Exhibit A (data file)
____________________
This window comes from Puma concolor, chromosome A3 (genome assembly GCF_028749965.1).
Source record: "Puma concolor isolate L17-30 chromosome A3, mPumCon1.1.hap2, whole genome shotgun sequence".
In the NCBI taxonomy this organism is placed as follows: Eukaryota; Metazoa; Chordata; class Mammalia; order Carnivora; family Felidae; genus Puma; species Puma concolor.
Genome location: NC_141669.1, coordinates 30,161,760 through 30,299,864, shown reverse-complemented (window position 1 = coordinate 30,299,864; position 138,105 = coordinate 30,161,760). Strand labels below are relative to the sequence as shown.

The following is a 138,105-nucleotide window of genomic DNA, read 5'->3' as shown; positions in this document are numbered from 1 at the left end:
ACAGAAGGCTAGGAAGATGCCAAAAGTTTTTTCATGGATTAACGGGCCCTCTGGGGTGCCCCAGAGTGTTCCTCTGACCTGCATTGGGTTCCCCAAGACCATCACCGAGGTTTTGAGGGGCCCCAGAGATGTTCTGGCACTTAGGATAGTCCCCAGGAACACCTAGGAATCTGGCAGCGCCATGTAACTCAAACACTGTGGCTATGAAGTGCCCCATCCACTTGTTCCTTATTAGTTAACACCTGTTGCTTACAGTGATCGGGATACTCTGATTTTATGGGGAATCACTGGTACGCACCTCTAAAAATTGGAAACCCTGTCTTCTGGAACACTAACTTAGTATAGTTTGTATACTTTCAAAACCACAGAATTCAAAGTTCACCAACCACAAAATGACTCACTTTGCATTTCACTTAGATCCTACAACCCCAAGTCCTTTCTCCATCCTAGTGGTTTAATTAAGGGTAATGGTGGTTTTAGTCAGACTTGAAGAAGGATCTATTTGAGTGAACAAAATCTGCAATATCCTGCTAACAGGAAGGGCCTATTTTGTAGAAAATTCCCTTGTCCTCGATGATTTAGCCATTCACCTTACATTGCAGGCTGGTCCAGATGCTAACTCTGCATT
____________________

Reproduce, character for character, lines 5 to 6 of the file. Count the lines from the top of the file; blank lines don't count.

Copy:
The following is a 138,105-nucleotide window of genomic DNA, read 5'->3' as shown; positions in this document are numbered from 1 at the left end:
ACAGAAGGCTAGGAAGATGCCAAAAGTTTTTTCATGGATTAACGGGCCCTCTGGGGTGCCCCAGAGTGTTCCTCTGACCTGCATTGGGTTCCCCAAGACCATCACCGAGGTTTTGAGGGGCCCCAGAGATGTTCTGGCACTTAGGATAGTCCCCAGGAACACCTAGGAATCTGGCAGCGCCATGTAACTCAAACACTGTGGCTATGAAGTGCCCCATCCACTTGTTCCTTATTAGTTAACACCTGTTGCTTACAGTGATCGGGATACTCTGATTTTATGGGGAATCACTGGTACGCACCTCTAAAAATTGGAAACCCTGTCTTCTGGAACACTAACTTAGTATAGTTTGTATACTTTCAAAACCACAGAATTCAAAGTTCACCAACCACAAAATGACTCACTTTGCATTTCACTTAGATCCTACAACCCCAAGTCCTTTCTCCATCCTAGTGGTTTAATTAAGGGTAATGGTGGTTTTAGTCAGACTTGAAGAAGGATCTATTTGAGTGAACAAAATCTGCAATATCCTGCTAACAGGAAGGGCCTATTTTGTAGAAAATTCCCTTGTCCTCGATGATTTAGCCATTCACCTTACATTGCAGGCTGGTCCAGATGCTAACTCTGCATT